Shocking Facts About Metabolism (That You Never Knew)

July 10, 2014

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Human metabolism really blows my mind.

I’m at the tail end of my advanced macronutrients class and this past week has been eye-opening. The research that was presented goes against pretty much everything that I’ve learned when it comes to health.

Throw everything you’ve ever learned about weight and metabolism out the door. Prepare to change the way you think about calories, weight, and health from here on out.


(Fact #1)- Carbohydrates are not converted to fat if you overeat 

Contrary to what your sorority sister told you back in the day, carbs are not the devil. Under normal circumstances, carbohydrates are not converted to fat if you overeat. I say “normal circumstances” because it can happen, but it’s extremely rare. The process of converting ingredients from other sources into fat is known as de novo lipogenesis, which very rarely happens in human metabolism.

This makes perfect sense if you think about it in a practical way…

Why would your body do more work than it has to? It’s incredibly inefficient for your body to convert something that “isn’t fat” (such as carbs, protein, or alcohol) into fat to be stored. It’s much easier for your body to take fat from the food you eat and store that instead.

There’s no point in running a bunch of unnecessary metabolic pathways that are huge energy hogs. Converting and storing carbs as fat is like driving a metabolic Hummer. On the contrary, storing fat from your food is the equivalent to driving a metabolic Prius (much cheaper).

The underling message is that it’s possible to eat large amounts of carbohydrates and not gain weight. Excessive carb intake causes your body to increase carbohydrate oxidation and you burn right that huge bowl of pasta you just ate. Sound too good to be true? It’s not! The good news is you will burn all the extra carbs you eat, the bad news is this doesn’t apply to other nutrients. Bummer.


(Fact #2)- Eating too much fat is the culprit of weight gain

Eating more fat than you need (whether it’s “good” or “bad” fat) will easily be stored in the body. Remember what I said earlier? It’s easy to store fat as fat! Before you panic about your chronic avocado habit, take comfort in the fact you still need a daily dose of some healthy fats for optimal function. Just don’t go overboard!

This brings the so-called ‘obesity epidemic’ into play as well. It’s easy to jump to the conclusion that Americans eat too much, contributing to increased rates of obesity and chronic diseases.

The issue may not be that Americans are “eating too much”, but simply that we are consuming excessive carbohydrates without lowering the amount of fat we eat.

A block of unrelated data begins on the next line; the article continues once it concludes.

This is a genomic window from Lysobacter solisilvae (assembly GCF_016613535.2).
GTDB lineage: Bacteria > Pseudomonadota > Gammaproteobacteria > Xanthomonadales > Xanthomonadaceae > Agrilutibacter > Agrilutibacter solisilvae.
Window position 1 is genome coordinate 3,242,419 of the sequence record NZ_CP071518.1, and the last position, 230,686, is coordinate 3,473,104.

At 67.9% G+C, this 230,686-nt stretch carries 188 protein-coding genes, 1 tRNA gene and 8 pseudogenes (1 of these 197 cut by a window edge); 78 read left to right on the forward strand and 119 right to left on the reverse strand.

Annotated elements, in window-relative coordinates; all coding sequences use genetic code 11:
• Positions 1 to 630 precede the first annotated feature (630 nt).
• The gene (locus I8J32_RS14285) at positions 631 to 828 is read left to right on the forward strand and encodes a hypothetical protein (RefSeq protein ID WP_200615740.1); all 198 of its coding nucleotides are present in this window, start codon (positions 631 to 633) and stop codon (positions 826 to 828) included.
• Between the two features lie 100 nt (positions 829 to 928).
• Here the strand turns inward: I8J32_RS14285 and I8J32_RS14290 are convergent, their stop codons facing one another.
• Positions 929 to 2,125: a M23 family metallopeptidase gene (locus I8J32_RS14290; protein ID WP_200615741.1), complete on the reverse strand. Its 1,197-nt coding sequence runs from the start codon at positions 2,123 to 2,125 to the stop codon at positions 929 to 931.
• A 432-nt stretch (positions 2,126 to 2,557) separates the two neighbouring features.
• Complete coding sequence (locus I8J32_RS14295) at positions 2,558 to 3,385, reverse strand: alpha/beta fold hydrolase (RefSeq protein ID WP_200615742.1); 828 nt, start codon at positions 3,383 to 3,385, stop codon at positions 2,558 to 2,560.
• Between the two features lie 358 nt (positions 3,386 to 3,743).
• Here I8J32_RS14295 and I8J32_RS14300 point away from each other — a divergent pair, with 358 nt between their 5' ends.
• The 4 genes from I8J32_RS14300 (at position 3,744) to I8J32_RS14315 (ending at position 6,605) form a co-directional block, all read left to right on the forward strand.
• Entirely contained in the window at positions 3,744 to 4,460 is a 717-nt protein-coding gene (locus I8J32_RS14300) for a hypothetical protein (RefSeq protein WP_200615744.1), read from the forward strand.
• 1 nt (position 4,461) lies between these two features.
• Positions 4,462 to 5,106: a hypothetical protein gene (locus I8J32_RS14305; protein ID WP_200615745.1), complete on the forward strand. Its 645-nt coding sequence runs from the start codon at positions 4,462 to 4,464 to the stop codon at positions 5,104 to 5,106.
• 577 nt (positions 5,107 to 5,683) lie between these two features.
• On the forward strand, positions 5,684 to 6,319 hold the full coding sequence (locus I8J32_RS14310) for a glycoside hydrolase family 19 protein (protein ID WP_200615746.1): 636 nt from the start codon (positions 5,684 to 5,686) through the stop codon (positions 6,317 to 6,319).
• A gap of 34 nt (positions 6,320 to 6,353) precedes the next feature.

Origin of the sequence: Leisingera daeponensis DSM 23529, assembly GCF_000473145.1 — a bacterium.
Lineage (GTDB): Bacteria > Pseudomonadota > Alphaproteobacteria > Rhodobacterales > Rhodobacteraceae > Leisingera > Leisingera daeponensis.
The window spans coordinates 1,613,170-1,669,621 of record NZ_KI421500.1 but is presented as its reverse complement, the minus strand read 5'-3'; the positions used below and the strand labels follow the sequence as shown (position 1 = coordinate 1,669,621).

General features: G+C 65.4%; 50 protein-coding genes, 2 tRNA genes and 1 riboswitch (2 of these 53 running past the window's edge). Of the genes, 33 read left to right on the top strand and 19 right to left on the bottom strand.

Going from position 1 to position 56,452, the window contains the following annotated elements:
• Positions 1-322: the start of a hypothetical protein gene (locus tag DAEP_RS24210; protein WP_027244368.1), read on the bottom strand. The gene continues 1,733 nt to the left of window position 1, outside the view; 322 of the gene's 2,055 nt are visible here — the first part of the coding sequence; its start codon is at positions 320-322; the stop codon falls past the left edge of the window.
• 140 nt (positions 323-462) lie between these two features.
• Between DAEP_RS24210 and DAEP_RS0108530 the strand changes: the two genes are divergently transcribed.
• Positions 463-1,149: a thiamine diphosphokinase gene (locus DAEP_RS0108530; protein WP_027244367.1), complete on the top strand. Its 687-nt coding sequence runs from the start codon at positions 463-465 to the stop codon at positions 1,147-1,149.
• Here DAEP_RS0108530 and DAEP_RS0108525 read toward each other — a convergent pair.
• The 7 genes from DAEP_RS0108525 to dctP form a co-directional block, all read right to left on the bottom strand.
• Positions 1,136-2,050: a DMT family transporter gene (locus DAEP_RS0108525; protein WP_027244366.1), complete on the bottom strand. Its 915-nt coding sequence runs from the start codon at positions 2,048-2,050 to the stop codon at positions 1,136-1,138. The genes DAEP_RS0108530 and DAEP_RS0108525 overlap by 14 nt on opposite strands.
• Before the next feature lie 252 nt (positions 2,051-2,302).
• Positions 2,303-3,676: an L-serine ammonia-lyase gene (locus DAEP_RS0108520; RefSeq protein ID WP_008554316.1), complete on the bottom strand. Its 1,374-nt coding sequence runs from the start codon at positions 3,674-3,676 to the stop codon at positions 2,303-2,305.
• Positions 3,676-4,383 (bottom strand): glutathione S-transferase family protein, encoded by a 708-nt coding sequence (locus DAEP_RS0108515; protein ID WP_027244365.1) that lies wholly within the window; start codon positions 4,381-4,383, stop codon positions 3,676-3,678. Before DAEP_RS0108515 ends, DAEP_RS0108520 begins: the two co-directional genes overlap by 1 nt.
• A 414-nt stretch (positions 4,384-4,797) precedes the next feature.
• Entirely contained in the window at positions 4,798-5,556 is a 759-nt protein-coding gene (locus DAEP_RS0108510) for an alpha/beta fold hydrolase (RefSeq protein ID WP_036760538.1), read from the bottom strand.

Maybe that low-fat diet trend back in the 90s wasn’t so bad after all?


(Fact #3)- Weight loss may actually be impossible for some people

Adaptive thermogenesis is the ultimate enemy for losing weight (and keeping it off).  The concept of adaptive thermogenesis means when you decrease the calories you eat, your body becomes more efficient at using whatever it has left to survive. You become better at storing energy and your metabolism learns to function with less calories. Therefore, to sustain weight loss in the long run you will have to continue eating a low-calorie diet for life.

Yes, for life. Adaptive thermogenesis does not go away and can’t be reversed. If the low-calorie diet isn’t maintained, you’ll gain all the weight back. This is just one of the many factors that make some people genetically resistant to losing weight. Society needs to shift it’s focus away from weight and move to overall health and disease prevention. Weight is a lousy indicator of health, which I mentioned in this post about BMI

Think about it this way:

Dogs come in all shapes and sizes. Would you say to a St. Bernard: “Just keep exercising and eating healthy and one day you’ll look like a Chihuahua.” I know, it’s a crazy analogy. Humans accept different body types in other species of animals, except when it comes to our own. We think everyone should fit into the same mold, but it’s not biologically possible.


Ponder that!


  • Jordan

    Ahhh i love this post! So it’s so easy to get confused with all the diet, weight, calorie mumbo jumbo out there. I’ve done a ton of research and started upping my carbs/decreasing my fats in February. I’ve seen a HUGE change in my energy and my cravings! Thanks for the info!!

    • Kathryn

      I was initially skeptical when I heard this information, but then our teacher presented the research studies and science doesn’t lie! I typically eat a high-carb diet anyway (I’m always concerned about getting enough fiber), so this was beneficial information for me too. I’m glad your energy and cravings have normalized!

  • Melissa @ Nourish By Melissa

    Wow! This was super informational…I had no idea! Glad to hear I can enjoy that pasta without second thoughts though hahah ;)

  • Nicole @ Fitful Focus

    Great post! I love the analogy to dogs – so funny and so true!

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